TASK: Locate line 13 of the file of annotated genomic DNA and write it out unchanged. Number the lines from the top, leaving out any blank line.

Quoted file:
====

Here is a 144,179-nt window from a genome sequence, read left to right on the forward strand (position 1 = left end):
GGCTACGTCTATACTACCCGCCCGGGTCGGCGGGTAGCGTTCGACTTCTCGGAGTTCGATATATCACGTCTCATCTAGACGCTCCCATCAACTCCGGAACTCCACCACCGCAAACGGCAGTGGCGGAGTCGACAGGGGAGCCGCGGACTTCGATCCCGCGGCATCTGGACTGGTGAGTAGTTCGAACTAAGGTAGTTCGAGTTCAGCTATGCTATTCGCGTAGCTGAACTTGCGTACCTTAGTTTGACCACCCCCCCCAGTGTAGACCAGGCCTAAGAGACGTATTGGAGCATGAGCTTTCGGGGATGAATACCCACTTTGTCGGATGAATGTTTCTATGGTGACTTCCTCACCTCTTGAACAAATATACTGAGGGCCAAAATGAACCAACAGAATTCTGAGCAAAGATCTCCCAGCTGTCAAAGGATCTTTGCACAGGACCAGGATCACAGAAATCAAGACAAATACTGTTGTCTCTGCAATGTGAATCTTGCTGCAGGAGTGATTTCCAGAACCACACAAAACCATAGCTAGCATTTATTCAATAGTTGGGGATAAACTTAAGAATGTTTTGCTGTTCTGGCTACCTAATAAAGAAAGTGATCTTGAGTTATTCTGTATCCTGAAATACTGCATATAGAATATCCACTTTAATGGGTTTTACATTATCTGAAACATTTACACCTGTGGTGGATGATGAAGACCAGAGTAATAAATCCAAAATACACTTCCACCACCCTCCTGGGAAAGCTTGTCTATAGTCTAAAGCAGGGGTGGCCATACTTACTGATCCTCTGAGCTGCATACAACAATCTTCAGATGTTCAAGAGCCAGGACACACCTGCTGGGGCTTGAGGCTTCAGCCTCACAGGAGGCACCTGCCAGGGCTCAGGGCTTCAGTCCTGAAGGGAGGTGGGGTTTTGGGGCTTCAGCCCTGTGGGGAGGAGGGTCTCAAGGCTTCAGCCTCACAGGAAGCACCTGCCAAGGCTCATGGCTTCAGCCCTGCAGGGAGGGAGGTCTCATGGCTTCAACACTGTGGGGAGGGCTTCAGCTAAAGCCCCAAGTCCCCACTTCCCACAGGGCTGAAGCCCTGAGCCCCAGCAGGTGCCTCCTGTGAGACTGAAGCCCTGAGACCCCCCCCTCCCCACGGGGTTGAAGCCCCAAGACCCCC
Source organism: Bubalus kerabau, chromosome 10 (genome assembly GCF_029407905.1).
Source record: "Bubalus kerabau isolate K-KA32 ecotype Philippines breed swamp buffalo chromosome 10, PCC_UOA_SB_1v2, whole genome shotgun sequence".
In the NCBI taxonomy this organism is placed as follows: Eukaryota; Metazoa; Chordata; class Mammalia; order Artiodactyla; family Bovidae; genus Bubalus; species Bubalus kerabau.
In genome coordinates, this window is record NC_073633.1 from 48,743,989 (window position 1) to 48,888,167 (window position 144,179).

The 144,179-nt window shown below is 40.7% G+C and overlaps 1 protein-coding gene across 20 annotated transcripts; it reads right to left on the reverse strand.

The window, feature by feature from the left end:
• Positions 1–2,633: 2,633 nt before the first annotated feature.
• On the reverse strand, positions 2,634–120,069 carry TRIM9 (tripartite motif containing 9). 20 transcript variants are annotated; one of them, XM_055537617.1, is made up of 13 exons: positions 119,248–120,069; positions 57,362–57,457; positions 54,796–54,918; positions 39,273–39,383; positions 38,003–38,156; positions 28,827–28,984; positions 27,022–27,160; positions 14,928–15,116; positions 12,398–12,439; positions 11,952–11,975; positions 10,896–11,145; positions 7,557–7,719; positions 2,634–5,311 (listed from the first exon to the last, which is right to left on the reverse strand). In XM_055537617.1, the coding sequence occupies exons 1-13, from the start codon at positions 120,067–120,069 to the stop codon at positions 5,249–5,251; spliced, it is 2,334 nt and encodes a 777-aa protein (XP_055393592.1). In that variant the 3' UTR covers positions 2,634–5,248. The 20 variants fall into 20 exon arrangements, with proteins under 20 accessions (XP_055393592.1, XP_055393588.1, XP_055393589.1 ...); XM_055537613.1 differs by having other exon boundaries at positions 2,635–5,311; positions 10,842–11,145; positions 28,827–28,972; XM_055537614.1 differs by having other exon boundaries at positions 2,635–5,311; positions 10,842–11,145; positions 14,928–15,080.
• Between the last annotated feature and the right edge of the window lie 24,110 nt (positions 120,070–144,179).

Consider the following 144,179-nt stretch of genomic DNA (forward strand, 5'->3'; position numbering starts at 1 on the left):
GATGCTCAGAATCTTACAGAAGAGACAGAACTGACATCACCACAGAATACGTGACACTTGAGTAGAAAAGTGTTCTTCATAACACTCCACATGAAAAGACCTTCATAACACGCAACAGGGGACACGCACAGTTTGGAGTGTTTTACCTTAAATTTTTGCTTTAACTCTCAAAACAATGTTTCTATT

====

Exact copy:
GATGCTCAGAATCTTACAGAAGAGACAGAACTGACATCACCACAGAATACGTGACACTTGAGTAGAAAAGTGTTCTTCATAACACTCCACATGAAAAGACCTTCATAACACGCAACAGGGGACACGCACAGTTTGGAGTGTTTTACCTTAAATTTTTGCTTTAACTCTCAAAACAATGTTTCTATT